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Concept# Partial equivalence relation

Summary

In mathematics, a partial equivalence relation (often abbreviated as PER, in older literature also called restricted equivalence relation) is a homogeneous binary relation that is symmetric and transitive. If the relation is also reflexive, then the relation is an equivalence relation.
Formally, a relation on a set is a PER if it holds for all that:
if , then (symmetry)
if and , then (transitivity)
Another more intuitive definition is that on a set is a PER if there is some subset of such that and is an equivalence relation on . The two definitions are seen to be equivalent by taking .
The following properties hold for a partial equivalence relation on a set :
is an equivalence relation on the subset .
difunctional: the relation is the set for two partial functions and some indicator set
right and left Euclidean: For , and implies and similarly for left Euclideanness and imply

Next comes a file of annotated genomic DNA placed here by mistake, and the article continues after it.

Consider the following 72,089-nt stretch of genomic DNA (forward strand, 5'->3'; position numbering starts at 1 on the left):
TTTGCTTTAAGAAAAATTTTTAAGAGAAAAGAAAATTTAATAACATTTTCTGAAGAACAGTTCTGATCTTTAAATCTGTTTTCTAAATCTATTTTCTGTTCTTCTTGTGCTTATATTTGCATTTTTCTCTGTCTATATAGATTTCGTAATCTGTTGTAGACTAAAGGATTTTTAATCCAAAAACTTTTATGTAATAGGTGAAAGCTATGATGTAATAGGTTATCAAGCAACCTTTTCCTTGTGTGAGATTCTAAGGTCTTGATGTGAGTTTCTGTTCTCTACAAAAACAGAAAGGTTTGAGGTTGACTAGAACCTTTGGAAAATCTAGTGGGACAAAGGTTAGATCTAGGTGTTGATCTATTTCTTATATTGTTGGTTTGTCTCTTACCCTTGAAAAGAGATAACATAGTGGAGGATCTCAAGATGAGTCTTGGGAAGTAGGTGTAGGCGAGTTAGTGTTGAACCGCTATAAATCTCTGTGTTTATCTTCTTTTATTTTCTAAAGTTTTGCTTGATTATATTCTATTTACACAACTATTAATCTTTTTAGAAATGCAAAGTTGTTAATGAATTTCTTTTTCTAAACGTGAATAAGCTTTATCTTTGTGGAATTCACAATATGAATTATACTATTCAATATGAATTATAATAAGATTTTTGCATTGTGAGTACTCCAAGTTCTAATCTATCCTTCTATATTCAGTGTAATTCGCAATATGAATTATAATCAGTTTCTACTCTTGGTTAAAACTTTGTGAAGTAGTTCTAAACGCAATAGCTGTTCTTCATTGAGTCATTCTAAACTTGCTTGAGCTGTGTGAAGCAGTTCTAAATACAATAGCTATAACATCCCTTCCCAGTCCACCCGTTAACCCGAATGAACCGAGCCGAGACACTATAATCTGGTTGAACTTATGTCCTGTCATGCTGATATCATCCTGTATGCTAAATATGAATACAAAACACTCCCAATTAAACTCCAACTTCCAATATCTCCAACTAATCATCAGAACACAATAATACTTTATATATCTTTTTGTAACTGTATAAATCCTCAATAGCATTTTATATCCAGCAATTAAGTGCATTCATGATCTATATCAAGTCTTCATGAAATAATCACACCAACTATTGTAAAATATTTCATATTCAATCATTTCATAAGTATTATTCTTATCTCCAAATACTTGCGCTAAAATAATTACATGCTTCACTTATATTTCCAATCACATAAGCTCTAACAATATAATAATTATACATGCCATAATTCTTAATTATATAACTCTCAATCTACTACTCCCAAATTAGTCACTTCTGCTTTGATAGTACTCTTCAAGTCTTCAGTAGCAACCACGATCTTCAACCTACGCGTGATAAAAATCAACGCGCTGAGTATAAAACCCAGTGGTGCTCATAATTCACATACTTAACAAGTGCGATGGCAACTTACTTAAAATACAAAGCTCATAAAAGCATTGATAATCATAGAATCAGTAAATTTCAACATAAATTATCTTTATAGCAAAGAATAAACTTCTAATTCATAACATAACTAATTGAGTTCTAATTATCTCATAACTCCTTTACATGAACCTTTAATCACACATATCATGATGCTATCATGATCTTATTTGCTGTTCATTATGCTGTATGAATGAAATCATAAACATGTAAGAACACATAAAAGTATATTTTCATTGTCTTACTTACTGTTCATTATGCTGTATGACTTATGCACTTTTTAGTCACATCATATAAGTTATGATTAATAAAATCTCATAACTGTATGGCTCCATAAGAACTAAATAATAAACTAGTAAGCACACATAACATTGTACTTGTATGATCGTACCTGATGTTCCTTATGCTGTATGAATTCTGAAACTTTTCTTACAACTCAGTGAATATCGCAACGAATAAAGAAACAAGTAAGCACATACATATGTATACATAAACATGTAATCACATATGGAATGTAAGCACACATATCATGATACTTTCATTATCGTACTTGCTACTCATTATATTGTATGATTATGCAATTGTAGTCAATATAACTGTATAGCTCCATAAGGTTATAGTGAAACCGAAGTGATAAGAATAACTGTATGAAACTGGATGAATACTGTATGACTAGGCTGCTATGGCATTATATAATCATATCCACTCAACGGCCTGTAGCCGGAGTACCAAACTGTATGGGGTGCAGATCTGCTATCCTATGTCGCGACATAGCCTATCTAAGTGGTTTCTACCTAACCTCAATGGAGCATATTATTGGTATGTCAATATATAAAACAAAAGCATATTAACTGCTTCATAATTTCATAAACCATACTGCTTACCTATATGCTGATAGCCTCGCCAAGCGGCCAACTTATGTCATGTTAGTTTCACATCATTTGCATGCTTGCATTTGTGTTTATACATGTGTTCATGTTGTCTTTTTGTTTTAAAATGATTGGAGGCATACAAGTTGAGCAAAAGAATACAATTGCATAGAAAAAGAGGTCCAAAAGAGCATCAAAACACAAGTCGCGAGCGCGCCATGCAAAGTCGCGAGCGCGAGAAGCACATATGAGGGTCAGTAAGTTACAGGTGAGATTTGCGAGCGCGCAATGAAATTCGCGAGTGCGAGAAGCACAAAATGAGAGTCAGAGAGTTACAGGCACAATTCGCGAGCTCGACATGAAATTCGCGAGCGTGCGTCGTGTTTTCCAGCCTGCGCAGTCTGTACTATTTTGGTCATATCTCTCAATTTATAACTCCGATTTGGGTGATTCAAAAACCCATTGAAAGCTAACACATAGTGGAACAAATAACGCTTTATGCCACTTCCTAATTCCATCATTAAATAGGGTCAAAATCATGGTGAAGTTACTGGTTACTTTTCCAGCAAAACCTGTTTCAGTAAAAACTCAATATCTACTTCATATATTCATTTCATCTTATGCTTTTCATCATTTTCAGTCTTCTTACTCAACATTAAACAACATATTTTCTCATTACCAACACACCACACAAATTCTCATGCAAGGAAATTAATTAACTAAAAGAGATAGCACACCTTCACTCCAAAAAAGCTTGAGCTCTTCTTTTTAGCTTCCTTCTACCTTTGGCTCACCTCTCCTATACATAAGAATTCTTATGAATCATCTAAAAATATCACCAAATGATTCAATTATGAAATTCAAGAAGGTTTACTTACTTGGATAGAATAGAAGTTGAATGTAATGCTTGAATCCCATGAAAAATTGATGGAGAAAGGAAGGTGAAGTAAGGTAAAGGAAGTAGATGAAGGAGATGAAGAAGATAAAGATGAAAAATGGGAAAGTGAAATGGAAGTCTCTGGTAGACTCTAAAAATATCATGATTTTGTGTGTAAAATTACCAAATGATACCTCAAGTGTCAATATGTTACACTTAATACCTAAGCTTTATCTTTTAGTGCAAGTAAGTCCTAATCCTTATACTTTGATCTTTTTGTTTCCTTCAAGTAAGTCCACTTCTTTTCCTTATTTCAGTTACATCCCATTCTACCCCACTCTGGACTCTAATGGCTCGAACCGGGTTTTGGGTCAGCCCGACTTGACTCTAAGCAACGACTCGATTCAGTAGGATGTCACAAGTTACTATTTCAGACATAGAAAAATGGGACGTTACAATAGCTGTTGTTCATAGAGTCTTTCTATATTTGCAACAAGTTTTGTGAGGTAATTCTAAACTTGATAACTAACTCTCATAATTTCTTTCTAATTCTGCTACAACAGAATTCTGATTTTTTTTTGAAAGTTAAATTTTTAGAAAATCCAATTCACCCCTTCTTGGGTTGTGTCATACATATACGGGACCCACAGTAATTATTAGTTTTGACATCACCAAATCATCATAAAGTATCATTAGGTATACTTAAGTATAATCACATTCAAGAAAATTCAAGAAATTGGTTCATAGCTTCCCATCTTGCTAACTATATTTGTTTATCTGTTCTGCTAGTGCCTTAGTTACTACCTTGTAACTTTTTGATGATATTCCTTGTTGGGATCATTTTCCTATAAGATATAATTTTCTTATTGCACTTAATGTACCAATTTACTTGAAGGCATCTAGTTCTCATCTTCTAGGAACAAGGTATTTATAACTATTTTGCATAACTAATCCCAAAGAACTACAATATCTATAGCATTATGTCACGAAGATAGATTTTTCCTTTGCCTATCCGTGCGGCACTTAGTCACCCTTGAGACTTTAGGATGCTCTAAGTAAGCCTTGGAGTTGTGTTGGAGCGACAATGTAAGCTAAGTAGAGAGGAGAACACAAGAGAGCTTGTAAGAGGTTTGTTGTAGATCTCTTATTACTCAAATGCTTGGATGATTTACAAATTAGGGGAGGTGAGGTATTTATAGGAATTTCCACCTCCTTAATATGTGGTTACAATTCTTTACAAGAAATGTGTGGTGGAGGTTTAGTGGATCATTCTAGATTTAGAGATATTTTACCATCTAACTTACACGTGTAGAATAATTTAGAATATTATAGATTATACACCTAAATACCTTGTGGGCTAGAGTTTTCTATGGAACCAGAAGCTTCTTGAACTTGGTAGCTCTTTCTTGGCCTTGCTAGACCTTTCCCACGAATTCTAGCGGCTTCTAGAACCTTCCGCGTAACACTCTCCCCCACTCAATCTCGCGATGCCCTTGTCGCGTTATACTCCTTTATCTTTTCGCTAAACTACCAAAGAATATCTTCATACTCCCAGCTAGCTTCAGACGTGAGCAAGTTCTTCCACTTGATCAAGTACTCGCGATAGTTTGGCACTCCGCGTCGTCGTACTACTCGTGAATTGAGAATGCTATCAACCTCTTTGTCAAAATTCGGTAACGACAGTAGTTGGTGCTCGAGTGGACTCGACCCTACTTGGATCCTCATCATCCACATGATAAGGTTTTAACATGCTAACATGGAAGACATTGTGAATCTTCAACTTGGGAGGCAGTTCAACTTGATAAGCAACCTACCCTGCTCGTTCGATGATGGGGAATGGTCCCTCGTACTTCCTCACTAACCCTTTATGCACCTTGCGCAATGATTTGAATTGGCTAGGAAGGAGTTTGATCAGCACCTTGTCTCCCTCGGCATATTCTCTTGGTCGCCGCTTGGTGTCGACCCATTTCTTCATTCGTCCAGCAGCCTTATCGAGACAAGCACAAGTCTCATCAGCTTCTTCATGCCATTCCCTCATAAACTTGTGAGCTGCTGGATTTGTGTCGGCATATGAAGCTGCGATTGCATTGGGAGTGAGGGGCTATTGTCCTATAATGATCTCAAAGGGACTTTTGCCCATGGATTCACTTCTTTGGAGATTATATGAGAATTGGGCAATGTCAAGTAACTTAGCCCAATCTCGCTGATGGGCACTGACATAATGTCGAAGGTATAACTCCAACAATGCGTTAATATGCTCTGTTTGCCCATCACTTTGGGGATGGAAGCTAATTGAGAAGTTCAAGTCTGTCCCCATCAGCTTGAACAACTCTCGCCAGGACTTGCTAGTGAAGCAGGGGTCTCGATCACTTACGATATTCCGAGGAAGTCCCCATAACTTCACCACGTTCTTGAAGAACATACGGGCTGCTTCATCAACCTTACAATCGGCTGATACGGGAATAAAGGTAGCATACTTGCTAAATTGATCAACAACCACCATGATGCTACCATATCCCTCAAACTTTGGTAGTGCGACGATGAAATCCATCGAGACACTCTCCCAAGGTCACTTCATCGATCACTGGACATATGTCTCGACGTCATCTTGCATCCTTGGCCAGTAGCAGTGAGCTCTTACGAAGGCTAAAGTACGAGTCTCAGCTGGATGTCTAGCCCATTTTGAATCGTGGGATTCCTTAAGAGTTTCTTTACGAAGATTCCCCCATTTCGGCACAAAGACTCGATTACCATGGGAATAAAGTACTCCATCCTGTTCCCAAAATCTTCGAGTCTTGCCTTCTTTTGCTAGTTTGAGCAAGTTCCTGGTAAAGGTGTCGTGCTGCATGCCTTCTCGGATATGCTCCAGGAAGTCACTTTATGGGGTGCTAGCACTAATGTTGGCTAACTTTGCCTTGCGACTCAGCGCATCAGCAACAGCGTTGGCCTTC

quasi-reflexive: If and , then and .
None of these properties is sufficient to imply that the relation is a PER.
In type theory, constructive mathematics and their applications to computer science, constructing analogues of subsets is often problematic—in these contexts PERs are therefore more commonly used, particularly to define setoids, sometimes called partial setoids. Forming a partial setoid from a type and a PER is analogous to forming subsets and quotients in classical set-theoretic mathematics.
The algebraic notion of congruence can also be generalized to partial equivalences, yielding the notion of subcongruence, i.e. a homomorphic relation that is symmetric and transitive, but not necessarily reflexive.
A simple example of a PER that is not an equivalence relation is the empty relation , if is not empty.
If is a partial function on a set , then the relation defined by
if is defined at , is defined at , and
is a partial equivalence relation, since it is clearly symmetric and transitive.
If is undefined on some elements, then is not an equivalence relation. It is not reflexive since if is not defined then — in fact, for such an there is no such that .

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